Teachers’ Union President happy with High Court ruling
December 20, 2013
Teachers’ Union President happy with High Court ruling

President of the St Vincent and the Grenadines Teachers’ Union Oswald Robinson has welcomed the decision by the court to dismiss an application made by Government,{{more}} to strike out a case brought by three teachers who resigned their positions to contest the 2010 general elections.

In a telephone interview Tuesday, one day after Justice Gertel Thom made the ruling, Robinson said that the decision was a victory and that he was very pleased.

He added that the ruling was important, especially since the funds being used to pay for the legal representation of Elvis Daniel, Addison “Bash” Thomas and Kenroy Johnson came from the general membership of the union.

“As the president of the teachers’ union, I could really see the benefits, because when you put people’s money to something and it doesn’t work out, it gets back to you and it creates doubt in the minds of the membership,” he said.

He said that he was confident that the union had done the right thing in taking the matter to the court.

“We are just waiting now to see what is going to happen and we are looking forward to the date with great anticipation,” Robinson continued.

He said it is of great importance that the union remained united on the issue.

“It’s not because the guys are on a different [side of the] political fence [from] some of the others. We have to put the political differences aside — it’s a matter of justice,” he said.

The president explained that it is more a matter of justice, because it is not easy for the three affected to serve for more than 30 years and then in the end, have their pension rights interfered with.

“It’s very sad and a lot of people do not really fully understand and appreciate what these members are going through,” he said.

“The guys are really at a disadvantage and we can’t look at it as though they belong to the NDP (New Democratic Party), we have to look at them as members and we have to look out for our members regardless of which side they are on.”

According to Robinson, the political affiliation of members is of no concern to him.

“I do not get into that,” he said.

“I am not going to defame or disrespect anybody in authority, because if you want to gain respect, then you have to demonstrate it and being president of the union, one which has had a rich history of struggles, you have to set good standards of representation otherwise people will get rid of you.”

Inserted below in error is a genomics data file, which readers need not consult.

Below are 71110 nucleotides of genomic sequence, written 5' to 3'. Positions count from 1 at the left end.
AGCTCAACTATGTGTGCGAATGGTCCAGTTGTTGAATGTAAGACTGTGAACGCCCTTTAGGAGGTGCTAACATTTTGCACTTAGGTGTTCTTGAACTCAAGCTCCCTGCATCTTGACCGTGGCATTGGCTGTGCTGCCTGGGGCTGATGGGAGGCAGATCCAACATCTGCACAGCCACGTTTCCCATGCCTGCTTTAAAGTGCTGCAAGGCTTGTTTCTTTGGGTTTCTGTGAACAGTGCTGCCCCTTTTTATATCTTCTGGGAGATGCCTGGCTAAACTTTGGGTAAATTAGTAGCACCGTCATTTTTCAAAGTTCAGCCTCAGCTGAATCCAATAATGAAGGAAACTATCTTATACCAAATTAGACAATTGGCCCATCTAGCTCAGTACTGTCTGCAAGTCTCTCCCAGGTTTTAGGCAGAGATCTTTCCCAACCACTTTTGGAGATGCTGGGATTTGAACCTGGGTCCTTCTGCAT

Justice Thom on Monday rejected a request made by the State, the respondent in the case, for the case to be dismissed, after the request was made earlier this year.

Thomas, Daniel and Johnson resigned their teaching positions to contest the general elections held in 2010, a requirement under the Constitution.

However, Article 16 of the Collective Agreement signed in 2005 between the Government of St Vincent and the Grenadines and the SVG Teachers’ Union states that “a member of the Union of at least three years standing, shall on application, be granted leave-of-absence to contest National/General/Local Elections. The leave of absence shall be no pay for a period not exceeding six months. In the event that the member is unsuccessful, that member shall return to his/her original post or one of equivalent status, all benefits intact. The resumption of the duty must be at the beginning of a school term.”

The three men all lost at the polls, and were never reinstated.

Lawyer for the State Richard Williams, in a submission to the court earlier this year, argued that the claimants, having already resigned, cannot compel the defendants to re-instate them to their original teaching posts. He submitted that it is only the Parliament of St Vincent and the Grenadines, by two thirds in the House, which can permit a public officer to be eligible to be elected as a representative. He further noted that it is only Parliament that can permit public officers to contest elections.

Williams described Article 16 of the Collective Bargaining Agreement as “unfortunate,” as it directly contravenes the entrenched provisions of the Constitution.

“Article 16, in its clear meaning and reading, amounts to the exercise of power by the Executive, which it does not have,” he said.

According to Williams, the Public Service Commission (PSC) has been given the sole right, by virtue of the provisions of the Constitution, to determine who it appoints to the public service. He said the claimants’ affidavits reflect, that on re-application to the public service, the PSC said that there were no vacancies at the time. (DD)